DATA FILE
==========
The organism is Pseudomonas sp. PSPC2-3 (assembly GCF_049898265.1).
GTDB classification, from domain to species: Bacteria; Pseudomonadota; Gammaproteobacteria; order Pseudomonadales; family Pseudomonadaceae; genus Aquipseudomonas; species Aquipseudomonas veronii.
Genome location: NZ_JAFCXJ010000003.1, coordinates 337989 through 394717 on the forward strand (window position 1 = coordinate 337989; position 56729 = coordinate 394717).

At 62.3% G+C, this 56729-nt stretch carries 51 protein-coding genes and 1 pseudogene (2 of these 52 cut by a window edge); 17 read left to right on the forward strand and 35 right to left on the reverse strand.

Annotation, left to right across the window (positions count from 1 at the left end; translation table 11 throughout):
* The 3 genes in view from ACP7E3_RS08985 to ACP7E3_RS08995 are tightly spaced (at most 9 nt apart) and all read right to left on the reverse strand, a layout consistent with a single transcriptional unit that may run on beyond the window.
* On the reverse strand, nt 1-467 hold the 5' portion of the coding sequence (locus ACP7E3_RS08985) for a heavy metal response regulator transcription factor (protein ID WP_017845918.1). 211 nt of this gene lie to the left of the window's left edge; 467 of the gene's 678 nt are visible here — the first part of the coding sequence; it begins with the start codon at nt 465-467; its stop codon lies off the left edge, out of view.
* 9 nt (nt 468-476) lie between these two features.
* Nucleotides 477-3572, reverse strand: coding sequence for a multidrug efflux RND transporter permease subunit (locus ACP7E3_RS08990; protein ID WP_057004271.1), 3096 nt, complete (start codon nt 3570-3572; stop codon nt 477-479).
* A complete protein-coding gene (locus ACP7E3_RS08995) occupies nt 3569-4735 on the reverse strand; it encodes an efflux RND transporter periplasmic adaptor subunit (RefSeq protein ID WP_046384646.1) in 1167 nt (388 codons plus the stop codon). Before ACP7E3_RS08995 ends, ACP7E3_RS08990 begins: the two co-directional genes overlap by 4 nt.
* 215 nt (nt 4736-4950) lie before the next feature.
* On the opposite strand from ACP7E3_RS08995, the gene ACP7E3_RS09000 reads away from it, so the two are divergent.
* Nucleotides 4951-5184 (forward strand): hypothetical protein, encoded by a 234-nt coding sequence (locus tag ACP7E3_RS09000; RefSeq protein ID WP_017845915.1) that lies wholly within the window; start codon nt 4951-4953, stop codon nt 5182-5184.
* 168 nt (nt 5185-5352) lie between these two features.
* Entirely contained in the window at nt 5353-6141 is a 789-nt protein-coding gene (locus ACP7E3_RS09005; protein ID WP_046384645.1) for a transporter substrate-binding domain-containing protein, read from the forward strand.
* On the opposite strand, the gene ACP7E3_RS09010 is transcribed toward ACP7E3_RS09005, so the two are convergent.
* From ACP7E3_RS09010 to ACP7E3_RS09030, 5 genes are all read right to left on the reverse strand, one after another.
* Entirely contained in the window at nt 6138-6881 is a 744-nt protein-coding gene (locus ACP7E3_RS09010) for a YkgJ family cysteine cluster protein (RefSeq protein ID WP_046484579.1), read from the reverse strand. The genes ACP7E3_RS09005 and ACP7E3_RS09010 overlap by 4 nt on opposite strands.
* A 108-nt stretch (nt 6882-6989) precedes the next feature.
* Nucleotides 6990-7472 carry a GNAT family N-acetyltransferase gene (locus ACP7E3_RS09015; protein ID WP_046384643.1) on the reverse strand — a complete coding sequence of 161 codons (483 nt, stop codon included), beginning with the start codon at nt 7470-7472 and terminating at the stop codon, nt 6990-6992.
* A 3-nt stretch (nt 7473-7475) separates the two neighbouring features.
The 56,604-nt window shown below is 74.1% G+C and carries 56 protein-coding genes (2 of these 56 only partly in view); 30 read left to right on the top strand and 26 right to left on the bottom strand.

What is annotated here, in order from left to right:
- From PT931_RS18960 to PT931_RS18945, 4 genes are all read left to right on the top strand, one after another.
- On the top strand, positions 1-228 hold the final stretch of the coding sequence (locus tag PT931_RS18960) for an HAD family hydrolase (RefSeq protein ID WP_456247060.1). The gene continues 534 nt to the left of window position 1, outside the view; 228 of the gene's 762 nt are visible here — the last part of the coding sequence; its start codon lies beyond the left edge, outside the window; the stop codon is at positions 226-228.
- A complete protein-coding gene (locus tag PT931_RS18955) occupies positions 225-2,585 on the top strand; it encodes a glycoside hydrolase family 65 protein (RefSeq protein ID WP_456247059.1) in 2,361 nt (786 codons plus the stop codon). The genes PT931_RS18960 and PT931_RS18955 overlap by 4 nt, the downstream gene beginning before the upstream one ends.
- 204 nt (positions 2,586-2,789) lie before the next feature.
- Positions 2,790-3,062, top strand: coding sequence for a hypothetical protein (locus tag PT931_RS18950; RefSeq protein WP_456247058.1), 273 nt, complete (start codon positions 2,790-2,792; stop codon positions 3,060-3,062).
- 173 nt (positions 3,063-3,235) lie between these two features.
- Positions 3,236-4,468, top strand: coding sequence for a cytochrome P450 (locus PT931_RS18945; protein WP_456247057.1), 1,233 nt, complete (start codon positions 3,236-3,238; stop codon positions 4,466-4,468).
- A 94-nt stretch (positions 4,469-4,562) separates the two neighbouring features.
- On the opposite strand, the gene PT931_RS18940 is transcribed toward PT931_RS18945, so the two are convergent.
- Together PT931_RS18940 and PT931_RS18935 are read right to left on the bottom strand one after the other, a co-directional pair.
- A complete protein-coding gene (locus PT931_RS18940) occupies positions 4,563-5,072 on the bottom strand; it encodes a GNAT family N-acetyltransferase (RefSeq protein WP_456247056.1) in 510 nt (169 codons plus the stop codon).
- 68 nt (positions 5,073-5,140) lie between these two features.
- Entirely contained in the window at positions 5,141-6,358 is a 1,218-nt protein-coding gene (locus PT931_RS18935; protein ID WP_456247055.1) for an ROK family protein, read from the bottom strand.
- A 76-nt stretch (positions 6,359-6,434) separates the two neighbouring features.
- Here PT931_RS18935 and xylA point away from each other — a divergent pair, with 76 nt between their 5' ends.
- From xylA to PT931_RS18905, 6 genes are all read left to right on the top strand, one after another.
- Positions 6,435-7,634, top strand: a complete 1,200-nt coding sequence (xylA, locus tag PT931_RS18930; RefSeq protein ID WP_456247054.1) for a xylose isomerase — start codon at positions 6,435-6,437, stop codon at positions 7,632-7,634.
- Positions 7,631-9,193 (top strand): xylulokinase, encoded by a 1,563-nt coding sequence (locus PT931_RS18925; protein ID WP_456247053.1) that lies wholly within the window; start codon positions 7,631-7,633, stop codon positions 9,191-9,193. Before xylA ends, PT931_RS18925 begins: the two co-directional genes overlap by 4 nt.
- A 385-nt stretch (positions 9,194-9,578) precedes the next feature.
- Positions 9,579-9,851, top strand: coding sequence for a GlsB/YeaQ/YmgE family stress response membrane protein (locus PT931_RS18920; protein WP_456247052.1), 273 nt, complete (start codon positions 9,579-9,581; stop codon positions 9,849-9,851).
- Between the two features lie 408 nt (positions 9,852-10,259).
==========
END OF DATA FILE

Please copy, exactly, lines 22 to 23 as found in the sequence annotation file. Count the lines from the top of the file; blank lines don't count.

The 56,604-nt window shown below is 74.1% G+C and carries 56 protein-coding genes (2 of these 56 only partly in view); 30 read left to right on the top strand and 26 right to left on the bottom strand.

What is annotated here, in order from left to right: